Background: Direct assessment of skeletal muscle mass in older adults is clinically challenging. Relationships between lean mass and late-life outcomes have been inconsistent. The D3-creatine dilution method provides a direct assessment of muscle mass.
Methods: Muscle mass was assessed by D3-creatine (D3Cr) dilution in 1,382 men (mean age, 84.2 yrs). Participants completed the Short Physical Performance Battery (SPPB); usual walking speed (6 meters); and DXA lean mass. Men self-reported mobility limitations (difficulty walking 2-3 blocks or climbing 10 steps); recurrent falls (2+); and serious injurious falls in the subsequent year. Across quartiles of D3Cr muscle mass/body mass, multivariate linear models calculated means for SPPB and gait speed; multivariate logistic models calculated odds ratios for incident mobility limitations or falls.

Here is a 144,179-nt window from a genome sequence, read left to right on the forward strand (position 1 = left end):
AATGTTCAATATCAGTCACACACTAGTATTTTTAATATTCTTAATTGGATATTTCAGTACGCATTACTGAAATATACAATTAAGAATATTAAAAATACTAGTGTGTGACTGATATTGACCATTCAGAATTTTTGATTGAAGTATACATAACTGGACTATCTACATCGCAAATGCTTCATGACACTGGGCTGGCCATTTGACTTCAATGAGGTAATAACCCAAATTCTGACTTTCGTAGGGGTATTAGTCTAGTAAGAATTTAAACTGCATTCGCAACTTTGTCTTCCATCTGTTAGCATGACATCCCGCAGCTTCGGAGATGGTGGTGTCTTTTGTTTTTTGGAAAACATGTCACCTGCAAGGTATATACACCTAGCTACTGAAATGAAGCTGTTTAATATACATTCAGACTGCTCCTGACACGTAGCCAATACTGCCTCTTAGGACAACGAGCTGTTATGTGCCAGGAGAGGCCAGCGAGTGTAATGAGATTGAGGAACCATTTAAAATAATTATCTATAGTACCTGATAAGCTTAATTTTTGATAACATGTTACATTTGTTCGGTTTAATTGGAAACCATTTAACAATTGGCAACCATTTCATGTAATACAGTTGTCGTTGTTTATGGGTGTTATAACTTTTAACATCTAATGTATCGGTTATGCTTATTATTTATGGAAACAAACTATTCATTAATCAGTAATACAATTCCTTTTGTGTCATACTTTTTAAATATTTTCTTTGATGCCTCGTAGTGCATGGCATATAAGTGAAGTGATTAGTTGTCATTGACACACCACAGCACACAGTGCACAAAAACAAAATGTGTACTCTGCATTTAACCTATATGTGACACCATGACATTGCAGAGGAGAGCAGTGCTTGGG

Results: Compared to men in the highest quartile, those in the lowest quartile of D3Cr muscle mass/body mass had slower gait speed (Q1: 1.04 vs Q4: 1.17 m/s); lower SPPB (Q1: 8.4 vs Q4: 10.4 points); greater likelihood of incident serious injurious falls (OR Q1 vs Q4: 2.49, 95% CI: 1.37, 4.54); prevalent mobility limitation (OR Q1 vs Q4,: 6.1, 95%CI: 3.7, 10.3) and incident mobility limitation (OR Q1 vs Q4: 2.15 95% CI: 1.42, 3.26); p for trend <.001 for all. Results for incident recurrent falls were in the similar direction (p=0.156). DXA lean mass had weaker associations with the outcomes.
Conclusions: Unlike DXA lean mass, low D3Cr muscle mass/body mass is strongly related to physical performance, mobility and incident injurious falls in older me.
|Tidsskrift||The journals of gerontology. Series A, Biological sciences and medical sciences|
|Status||Udgivet - 16. maj 2019|